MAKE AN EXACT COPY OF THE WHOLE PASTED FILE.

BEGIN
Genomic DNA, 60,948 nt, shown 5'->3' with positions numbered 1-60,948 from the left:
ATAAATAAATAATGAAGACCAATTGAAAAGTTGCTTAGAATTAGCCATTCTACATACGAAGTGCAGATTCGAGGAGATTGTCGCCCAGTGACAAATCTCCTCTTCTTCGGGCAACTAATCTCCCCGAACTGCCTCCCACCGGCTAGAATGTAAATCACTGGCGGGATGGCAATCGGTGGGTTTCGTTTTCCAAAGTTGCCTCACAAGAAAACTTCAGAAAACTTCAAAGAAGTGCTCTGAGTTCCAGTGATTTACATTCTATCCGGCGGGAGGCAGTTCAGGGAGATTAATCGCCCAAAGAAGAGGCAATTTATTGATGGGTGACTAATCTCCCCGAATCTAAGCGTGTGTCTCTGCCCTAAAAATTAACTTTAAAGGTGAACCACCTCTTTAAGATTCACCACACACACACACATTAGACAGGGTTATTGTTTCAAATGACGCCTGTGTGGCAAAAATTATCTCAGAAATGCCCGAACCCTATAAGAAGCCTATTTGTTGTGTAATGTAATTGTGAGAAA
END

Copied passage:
Genomic DNA, 60,948 nt, shown 5'->3' with positions numbered 1-60,948 from the left:
ATAAATAAATAATGAAGACCAATTGAAAAGTTGCTTAGAATTAGCCATTCTACATACGAAGTGCAGATTCGAGGAGATTGTCGCCCAGTGACAAATCTCCTCTTCTTCGGGCAACTAATCTCCCCGAACTGCCTCCCACCGGCTAGAATGTAAATCACTGGCGGGATGGCAATCGGTGGGTTTCGTTTTCCAAAGTTGCCTCACAAGAAAACTTCAGAAAACTTCAAAGAAGTGCTCTGAGTTCCAGTGATTTACATTCTATCCGGCGGGAGGCAGTTCAGGGAGATTAATCGCCCAAAGAAGAGGCAATTTATTGATGGGTGACTAATCTCCCCGAATCTAAGCGTGTGTCTCTGCCCTAAAAATTAACTTTAAAGGTGAACCACCTCTTTAAGATTCACCACACACACACACATTAGACAGGGTTATTGTTTCAAATGACGCCTGTGTGGCAAAAATTATCTCAGAAATGCCCGAACCCTATAAGAAGCCTATTTGTTGTGTAATGTAATTGTGAGAAA